Blue Jeans

Durable, heavy-duty pants made from dark blue cotton fabric, blue jeans were first created as work pants for the gold miners of the 1849 California gold rush, a time when people of the United States rapidly moved into California in search of gold. Once worn only by those who did heavy manual labor, jeans became one of the most popular and common clothing items of the twentieth century. Blue jeans moved from work clothes to the preferred pants of rebellious young men during the 1950s and 1960s to high fashion items. By the end of the twentieth century, a comfortable pair of jeans had become a necessity in the casual wardrobe of both men and women. Though they are bought, sold, and worn in almost every country in the world, blue jeans are still regarded as a fundamentally American garment.

The word "jeans" had been used since the 1600s to describe the rough clothing worn by working men, because this type of clothing was often made of sturdy jean, or genes fabric from Genoa, Italy. Denim, the durable fabric which is almost always used to make modern blue jeans, was originally made in Nîmes, France. American manufacturers shortened the name serge de Nîmes, to denim. Denim fabric was often dyed dark blue so that work clothes made from it would not show dirt and stains.

The first blue jeans were created by teamwork between a tailor, Jacob Davis, and a merchant, Levi Strauss, who were both interested in making a profit by selling clothing to the thousands of miners drawn to the California gold rush. Strauss was selling tent fabric, work clothes, and other supplies to miners when he was approached in 1873 by Davis, a tailor who had developed the idea of making work clothes stronger by putting copper rivets, or fasteners, at certain points, like pockets, which were likely to tear. Together, Davis and Strauss began to make what they called "waist overalls" out of sturdy denim fabric with copper rivets. Over the years, the pants came to be called jeans or Levis.

Over the next decades, the popularity of blue jeans spread among working people, such as farmers and the ranchers of the American West. Jeans became so popular among cowboys that during the 1930s, a company called Wrangler formed just to make denim work clothing for those who rode the range. In the 1920s, 1930s, and 1940s many people began spending their spare time at the movies, where popular Western films found glamour and romance in the adventures of the cowboys who rode horses, shot bad guys, and wore blue jeans. Those who wished to imitate the casual, rugged look of the cowboys they saw in films began to wear jeans as casual wear.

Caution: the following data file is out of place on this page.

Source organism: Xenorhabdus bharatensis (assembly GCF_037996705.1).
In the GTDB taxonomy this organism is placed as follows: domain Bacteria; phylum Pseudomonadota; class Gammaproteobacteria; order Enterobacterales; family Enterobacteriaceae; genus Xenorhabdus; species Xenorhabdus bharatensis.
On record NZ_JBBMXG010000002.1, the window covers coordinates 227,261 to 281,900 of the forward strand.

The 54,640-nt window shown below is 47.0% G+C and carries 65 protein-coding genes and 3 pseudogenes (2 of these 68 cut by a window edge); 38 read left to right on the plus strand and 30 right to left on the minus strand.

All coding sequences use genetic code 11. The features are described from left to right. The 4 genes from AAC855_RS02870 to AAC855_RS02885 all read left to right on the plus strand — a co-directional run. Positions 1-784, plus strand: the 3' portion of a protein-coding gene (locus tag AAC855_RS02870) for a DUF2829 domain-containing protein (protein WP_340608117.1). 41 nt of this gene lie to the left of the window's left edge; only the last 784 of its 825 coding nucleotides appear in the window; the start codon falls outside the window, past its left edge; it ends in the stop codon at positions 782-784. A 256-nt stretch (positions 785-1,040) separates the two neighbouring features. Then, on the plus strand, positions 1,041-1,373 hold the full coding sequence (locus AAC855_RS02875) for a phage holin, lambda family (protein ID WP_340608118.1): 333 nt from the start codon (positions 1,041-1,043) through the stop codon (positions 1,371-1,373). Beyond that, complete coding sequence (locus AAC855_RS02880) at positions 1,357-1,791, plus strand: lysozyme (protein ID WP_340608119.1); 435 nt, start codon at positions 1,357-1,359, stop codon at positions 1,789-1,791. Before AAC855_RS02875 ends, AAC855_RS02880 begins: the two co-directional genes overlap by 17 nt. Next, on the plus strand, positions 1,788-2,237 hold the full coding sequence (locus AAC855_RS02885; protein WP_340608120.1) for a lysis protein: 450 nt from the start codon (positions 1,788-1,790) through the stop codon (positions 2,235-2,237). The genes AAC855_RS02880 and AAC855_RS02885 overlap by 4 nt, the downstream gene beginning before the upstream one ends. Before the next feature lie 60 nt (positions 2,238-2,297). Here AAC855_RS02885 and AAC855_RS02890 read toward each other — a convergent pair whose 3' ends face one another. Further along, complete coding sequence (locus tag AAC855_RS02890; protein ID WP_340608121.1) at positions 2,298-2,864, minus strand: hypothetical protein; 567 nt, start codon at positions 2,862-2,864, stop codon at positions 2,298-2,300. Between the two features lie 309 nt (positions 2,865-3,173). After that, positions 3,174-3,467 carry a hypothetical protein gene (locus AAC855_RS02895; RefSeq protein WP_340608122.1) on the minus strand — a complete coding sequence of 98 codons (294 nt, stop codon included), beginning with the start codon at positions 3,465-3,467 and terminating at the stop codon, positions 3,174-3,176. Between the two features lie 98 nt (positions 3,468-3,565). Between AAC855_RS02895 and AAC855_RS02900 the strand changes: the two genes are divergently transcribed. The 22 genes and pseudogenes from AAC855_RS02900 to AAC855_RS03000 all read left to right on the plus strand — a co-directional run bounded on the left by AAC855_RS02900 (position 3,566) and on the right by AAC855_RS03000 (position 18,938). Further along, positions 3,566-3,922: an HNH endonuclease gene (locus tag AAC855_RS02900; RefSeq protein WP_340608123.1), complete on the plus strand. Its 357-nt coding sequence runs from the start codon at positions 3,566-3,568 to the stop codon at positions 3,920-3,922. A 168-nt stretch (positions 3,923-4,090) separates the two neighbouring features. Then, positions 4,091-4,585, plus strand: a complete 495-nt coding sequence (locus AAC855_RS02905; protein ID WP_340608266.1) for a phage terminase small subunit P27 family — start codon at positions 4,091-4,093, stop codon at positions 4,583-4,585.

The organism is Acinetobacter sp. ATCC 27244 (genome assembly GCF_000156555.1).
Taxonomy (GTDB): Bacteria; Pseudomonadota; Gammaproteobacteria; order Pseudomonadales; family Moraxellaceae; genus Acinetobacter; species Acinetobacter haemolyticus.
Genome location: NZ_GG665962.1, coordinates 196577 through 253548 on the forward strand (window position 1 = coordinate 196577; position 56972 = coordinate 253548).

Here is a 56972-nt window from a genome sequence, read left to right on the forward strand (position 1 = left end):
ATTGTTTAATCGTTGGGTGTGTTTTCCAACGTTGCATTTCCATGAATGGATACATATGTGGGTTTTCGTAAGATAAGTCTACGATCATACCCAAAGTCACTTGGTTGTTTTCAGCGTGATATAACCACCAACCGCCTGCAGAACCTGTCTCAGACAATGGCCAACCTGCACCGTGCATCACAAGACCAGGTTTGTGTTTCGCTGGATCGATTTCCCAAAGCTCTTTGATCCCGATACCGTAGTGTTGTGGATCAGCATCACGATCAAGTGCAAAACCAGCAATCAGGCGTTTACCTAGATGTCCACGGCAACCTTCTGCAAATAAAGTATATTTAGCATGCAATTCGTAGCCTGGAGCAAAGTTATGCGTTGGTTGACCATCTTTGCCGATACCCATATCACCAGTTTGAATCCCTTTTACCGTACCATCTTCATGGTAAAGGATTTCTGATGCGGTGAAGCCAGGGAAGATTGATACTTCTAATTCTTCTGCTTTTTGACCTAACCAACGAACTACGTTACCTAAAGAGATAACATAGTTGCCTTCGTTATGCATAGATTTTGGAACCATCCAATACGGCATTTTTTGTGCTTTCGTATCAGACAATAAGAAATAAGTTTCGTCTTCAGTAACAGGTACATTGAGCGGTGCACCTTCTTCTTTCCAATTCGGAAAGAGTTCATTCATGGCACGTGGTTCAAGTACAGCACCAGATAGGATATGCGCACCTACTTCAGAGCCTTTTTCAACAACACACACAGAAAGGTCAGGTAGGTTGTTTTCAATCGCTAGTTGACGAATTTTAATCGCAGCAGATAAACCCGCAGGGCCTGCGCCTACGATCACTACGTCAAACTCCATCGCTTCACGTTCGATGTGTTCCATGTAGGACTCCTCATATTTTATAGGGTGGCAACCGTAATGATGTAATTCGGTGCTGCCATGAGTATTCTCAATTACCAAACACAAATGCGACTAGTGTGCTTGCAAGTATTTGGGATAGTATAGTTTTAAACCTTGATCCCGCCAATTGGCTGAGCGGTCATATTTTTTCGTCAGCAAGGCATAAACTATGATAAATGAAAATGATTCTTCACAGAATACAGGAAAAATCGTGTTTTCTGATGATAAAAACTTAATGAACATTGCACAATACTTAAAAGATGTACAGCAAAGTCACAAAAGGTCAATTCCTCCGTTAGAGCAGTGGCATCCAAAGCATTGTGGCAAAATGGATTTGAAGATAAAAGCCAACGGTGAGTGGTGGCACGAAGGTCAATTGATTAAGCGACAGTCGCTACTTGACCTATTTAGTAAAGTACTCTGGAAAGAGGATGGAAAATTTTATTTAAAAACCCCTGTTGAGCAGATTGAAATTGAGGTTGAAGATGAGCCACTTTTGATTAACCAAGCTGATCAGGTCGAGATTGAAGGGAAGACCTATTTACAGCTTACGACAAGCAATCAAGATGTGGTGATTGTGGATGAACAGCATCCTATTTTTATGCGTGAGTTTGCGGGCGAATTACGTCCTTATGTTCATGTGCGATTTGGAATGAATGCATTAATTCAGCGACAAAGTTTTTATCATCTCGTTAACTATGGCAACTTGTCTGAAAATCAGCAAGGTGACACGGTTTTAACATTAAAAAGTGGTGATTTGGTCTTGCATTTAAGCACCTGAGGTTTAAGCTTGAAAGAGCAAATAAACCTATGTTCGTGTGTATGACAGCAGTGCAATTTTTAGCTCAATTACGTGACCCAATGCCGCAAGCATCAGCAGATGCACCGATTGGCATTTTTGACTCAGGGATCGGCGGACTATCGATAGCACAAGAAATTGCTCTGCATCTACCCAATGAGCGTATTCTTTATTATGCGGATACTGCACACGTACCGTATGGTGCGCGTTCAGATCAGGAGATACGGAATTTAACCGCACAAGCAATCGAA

During World War II (1939–45) blue jeans became part of the official uniform of the Navy and Coast Guard, and became even more popular when worn as off-duty leisure clothing by many other soldiers. During the 1950s many young people began to wear jeans when they saw them on rebellious young American film stars such as Marlon Brando (1924–) and James Dean (1931–1955). Blue jeans were so identified with American culture that they were placed in the American exhibit at the 1958 World's Fair. Around the same time, the first jeans were exported to Europe.

The rebellious image of blue jeans continued into the 1960s and 1970s, when the nonconformist hippie youth made ragged, patched blue jeans part of their uniform. Jeans had become extremely popular, but were still mainly worn by working people or the young. During the 1980s this began to change as famous fashion designers created designer jeans, which were expensive and became fashionable wear for many occasions. By the end of the twentieth century, blue jeans had become one of the most widely worn items of clothing in the world. In 2001 a pair of Levis dating from the 1880s and found buried under layers of mud in Nevada was sold at auction for over forty-five thousand dollars.


Harris, Alice. The Blue Jean. New York: PowerHouse Books, 2002.

Lindmier, Tom, and Steve Mount. I See by Your Outfit: Historic Cowboy Gear of the Northern Plains. Glendo, WY: High Plains Press, 1996.

Reedstrom, E. Lisle. Authentic Costumes and Characters of the Old West. New York: Sterling Publishers, 1992.

Weidt, Maryanne N. Mr. Blue Jeans: A Story about Levi Strauss. Minneapolis, MN: Carolrhoda Books, 1990.

[ See also Volume 5, 1980–2003: Designer Jeans ]

Also read article about Blue Jeans from Wikipedia

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